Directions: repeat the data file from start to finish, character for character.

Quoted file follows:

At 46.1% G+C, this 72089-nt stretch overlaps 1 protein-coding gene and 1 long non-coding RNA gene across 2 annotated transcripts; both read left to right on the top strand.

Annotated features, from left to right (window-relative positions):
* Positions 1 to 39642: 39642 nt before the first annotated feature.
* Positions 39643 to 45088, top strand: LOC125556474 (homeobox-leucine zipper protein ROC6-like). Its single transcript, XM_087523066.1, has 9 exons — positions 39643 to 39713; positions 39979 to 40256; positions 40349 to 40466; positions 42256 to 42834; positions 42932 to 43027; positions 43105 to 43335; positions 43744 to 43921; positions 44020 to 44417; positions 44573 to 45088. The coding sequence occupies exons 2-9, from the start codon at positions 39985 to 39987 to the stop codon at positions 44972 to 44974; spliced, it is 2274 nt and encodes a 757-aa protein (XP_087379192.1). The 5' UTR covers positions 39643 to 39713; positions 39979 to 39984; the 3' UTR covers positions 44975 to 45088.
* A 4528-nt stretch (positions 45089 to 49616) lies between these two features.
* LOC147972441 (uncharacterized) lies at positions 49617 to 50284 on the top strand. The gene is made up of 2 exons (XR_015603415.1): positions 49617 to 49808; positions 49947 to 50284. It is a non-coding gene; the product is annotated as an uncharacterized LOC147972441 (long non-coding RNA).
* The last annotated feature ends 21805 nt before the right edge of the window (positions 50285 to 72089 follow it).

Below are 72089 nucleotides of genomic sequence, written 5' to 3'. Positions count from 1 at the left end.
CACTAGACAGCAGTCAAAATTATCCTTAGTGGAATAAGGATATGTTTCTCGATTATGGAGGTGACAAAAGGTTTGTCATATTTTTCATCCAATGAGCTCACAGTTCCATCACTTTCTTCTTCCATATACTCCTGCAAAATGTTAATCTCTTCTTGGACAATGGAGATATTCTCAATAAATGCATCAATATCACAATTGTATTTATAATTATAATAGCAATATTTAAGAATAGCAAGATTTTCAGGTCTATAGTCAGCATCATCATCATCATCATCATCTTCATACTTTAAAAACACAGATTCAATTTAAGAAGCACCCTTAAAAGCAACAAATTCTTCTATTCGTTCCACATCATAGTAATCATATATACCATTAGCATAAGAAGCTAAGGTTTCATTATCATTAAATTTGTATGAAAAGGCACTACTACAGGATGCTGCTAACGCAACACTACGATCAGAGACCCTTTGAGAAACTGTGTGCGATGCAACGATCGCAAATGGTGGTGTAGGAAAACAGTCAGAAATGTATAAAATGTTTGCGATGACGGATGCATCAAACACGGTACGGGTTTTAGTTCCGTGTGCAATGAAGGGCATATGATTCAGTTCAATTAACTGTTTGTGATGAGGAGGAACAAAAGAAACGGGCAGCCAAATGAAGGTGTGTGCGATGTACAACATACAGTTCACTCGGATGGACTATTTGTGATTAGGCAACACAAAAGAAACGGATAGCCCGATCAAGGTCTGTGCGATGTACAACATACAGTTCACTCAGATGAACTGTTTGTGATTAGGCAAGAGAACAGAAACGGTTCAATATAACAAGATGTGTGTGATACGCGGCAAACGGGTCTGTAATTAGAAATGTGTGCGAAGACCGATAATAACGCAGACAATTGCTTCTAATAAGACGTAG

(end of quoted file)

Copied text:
At 46.1% G+C, this 72089-nt stretch overlaps 1 protein-coding gene and 1 long non-coding RNA gene across 2 annotated transcripts; both read left to right on the top strand.

Annotated features, from left to right (window-relative positions):
* Positions 1 to 39642: 39642 nt before the first annotated feature.
* Positions 39643 to 45088, top strand: LOC125556474 (homeobox-leucine zipper protein ROC6-like). Its single transcript, XM_087523066.1, has 9 exons — positions 39643 to 39713; positions 39979 to 40256; positions 40349 to 40466; positions 42256 to 42834; positions 42932 to 43027; positions 43105 to 43335; positions 43744 to 43921; positions 44020 to 44417; positions 44573 to 45088. The coding sequence occupies exons 2-9, from the start codon at positions 39985 to 39987 to the stop codon at positions 44972 to 44974; spliced, it is 2274 nt and encodes a 757-aa protein (XP_087379192.1). The 5' UTR covers positions 39643 to 39713; positions 39979 to 39984; the 3' UTR covers positions 44975 to 45088.
* A 4528-nt stretch (positions 45089 to 49616) lies between these two features.
* LOC147972441 (uncharacterized) lies at positions 49617 to 50284 on the top strand. The gene is made up of 2 exons (XR_015603415.1): positions 49617 to 49808; positions 49947 to 50284. It is a non-coding gene; the product is annotated as an uncharacterized LOC147972441 (long non-coding RNA).
* The last annotated feature ends 21805 nt before the right edge of the window (positions 50285 to 72089 follow it).

Below are 72089 nucleotides of genomic sequence, written 5' to 3'. Positions count from 1 at the left end.
CACTAGACAGCAGTCAAAATTATCCTTAGTGGAATAAGGATATGTTTCTCGATTATGGAGGTGACAAAAGGTTTGTCATATTTTTCATCCAATGAGCTCACAGTTCCATCACTTTCTTCTTCCATATACTCCTGCAAAATGTTAATCTCTTCTTGGACAATGGAGATATTCTCAATAAATGCATCAATATCACAATTGTATTTATAATTATAATAGCAATATTTAAGAATAGCAAGATTTTCAGGTCTATAGTCAGCATCATCATCATCATCATCATCTTCATACTTTAAAAACACAGATTCAATTTAAGAAGCACCCTTAAAAGCAACAAATTCTTCTATTCGTTCCACATCATAGTAATCATATATACCATTAGCATAAGAAGCTAAGGTTTCATTATCATTAAATTTGTATGAAAAGGCACTACTACAGGATGCTGCTAACGCAACACTACGATCAGAGACCCTTTGAGAAACTGTGTGCGATGCAACGATCGCAAATGGTGGTGTAGGAAAACAGTCAGAAATGTATAAAATGTTTGCGATGACGGATGCATCAAACACGGTACGGGTTTTAGTTCCGTGTGCAATGAAGGGCATATGATTCAGTTCAATTAACTGTTTGTGATGAGGAGGAACAAAAGAAACGGGCAGCCAAATGAAGGTGTGTGCGATGTACAACATACAGTTCACTCGGATGGACTATTTGTGATTAGGCAACACAAAAGAAACGGATAGCCCGATCAAGGTCTGTGCGATGTACAACATACAGTTCACTCAGATGAACTGTTTGTGATTAGGCAAGAGAACAGAAACGGTTCAATATAACAAGATGTGTGTGATACGCGGCAAACGGGTCTGTAATTAGAAATGTGTGCGAAGACCGATAATAACGCAGACAATTGCTTCTAATAAGACGTAG